If you’re putting in a considerable amount of effort into your fitness plan, you probably won’t mind putting in considerable effort into measuring yourself with a 3D body scanner on a regular basis at your local gym.
A popular method: Bioelectrical impedance analysis (BIA)
Most of you will be familiar with this method, too; if you’re not, you most likely have the opportunity to use it at your local gym. BIA measures your body fat percentage, but it might not return the most accurate calculations out there. The way it does body measurements is by sending a slight electric current through the body that measures the resistance of the body mass. Fat mass has a higher resistance than muscle mass, which is how the body fat percentage is calculated.
There has been some debate regarding the accuracy of these devices and experts generally agree that it depends on the quality of the device. A wide range of these devices can be found both in gyms and in stores, such as FitBit or Tanita.
Measuring with a tape measure
One of the most reliable ways of taking body measurements is something that has worked for centuries: the tape measure. This solution gives you the option of tracking your body measurements in the most detailed way. Upper arm, neck, upper thigh, chest, hips, waist – all these body parts number by number – but unfortunately a time-taking process. It can easily become annoying to go through all the measurements each time you expect something has changed, but if you really want to keep a pulse on all the changes your body goes through, this is an unbeatable way to do it.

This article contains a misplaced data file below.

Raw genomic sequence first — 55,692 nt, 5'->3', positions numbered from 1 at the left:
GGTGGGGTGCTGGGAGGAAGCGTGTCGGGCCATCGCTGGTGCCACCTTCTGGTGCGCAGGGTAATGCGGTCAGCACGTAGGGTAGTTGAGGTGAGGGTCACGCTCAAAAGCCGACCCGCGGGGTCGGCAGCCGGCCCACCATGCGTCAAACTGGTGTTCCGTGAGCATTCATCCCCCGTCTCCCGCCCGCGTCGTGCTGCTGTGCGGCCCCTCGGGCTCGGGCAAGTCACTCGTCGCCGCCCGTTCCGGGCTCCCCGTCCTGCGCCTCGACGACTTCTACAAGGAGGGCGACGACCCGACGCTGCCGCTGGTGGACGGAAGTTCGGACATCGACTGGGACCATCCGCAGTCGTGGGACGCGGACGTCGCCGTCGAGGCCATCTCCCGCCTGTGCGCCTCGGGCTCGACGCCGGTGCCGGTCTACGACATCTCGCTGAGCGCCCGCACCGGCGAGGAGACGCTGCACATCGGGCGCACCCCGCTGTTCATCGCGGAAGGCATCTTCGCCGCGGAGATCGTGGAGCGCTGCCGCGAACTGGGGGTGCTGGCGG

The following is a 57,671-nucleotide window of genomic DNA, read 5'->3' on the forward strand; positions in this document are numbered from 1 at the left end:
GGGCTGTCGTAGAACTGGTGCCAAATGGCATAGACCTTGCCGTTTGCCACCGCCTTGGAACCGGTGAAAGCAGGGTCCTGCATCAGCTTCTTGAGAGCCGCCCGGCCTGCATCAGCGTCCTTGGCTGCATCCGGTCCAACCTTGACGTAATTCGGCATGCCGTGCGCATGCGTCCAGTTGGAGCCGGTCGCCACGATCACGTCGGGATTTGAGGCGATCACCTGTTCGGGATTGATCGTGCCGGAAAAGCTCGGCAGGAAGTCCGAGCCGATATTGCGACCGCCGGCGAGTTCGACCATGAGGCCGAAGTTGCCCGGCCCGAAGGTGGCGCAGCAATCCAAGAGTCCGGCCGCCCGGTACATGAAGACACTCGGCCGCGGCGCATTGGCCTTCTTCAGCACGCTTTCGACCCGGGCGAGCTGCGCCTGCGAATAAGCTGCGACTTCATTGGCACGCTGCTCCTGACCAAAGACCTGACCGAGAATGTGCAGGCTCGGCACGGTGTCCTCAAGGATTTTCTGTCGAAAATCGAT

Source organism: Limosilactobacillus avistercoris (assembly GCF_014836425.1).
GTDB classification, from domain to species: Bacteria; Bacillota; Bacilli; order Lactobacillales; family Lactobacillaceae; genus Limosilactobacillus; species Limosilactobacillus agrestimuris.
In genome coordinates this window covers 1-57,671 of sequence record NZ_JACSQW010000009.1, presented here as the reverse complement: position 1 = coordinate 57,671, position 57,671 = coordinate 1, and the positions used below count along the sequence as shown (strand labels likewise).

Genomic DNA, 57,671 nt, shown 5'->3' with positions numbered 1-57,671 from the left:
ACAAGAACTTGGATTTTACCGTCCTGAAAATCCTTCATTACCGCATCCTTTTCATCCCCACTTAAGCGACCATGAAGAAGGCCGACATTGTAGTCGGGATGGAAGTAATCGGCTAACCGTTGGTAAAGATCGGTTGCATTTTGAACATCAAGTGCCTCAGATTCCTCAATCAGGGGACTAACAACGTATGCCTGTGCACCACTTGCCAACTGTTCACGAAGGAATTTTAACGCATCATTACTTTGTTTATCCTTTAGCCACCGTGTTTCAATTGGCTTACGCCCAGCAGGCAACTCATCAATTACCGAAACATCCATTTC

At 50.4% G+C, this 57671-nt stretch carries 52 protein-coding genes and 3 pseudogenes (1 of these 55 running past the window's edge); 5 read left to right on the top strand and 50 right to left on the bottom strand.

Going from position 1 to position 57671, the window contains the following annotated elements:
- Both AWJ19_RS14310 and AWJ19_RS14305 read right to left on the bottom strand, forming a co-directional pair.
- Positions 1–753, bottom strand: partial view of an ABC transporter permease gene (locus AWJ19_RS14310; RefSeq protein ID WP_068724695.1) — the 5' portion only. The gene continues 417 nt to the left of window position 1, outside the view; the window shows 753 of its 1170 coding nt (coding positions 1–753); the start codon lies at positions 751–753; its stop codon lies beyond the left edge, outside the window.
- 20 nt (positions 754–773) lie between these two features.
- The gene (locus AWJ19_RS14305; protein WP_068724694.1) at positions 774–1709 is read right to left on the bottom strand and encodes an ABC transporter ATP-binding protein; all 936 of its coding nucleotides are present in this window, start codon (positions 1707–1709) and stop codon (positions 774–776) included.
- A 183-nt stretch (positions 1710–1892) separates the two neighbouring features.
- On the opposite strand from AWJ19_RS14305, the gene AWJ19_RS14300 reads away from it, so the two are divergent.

Measuring with BodyBarista
The alternative to the tape measure, BodyBarista can tell the measurements of all your main muscle groups – 12 in total – but in a much faster way. As a measurement tracker, it tracks the changes of your body every time you take a measurement.
How do you take a measurement? Easy.
Step 1: Take a picture within the app
Step 2: Validate the points on the picture (pin the points to your body parts)
Step 3: Look at your data in graphs and pictures over time
With the BodyBarista body measurement tracker app, you can track your measurements whenever and wherever you like (free at the gym).
Measuring your body and your measurements has never been as easy as it is today. Over 100 years ago when the bathroom scale was invented, we welcomed the device as the latest revolution in physiology. Today, the classic weighing scale seems like an outdated way to tell your measurements, when technology has enabled devices to give smart and actionable feedback on your body such as body fat percentage, muscle mass, circumference etc. If you have the possibility and patience, intelligent devices are plentiful both in gyms and in stores that are reliable and accurate. For a quicker mobile solution, there’s BodyBarista. Whichever way you choose to go, today it’s perfectly normal to know your body’s measurements down to every small detail and to be able to track your fitness progress every step of the way.
What’s your preferred way to measure your body and stay on track?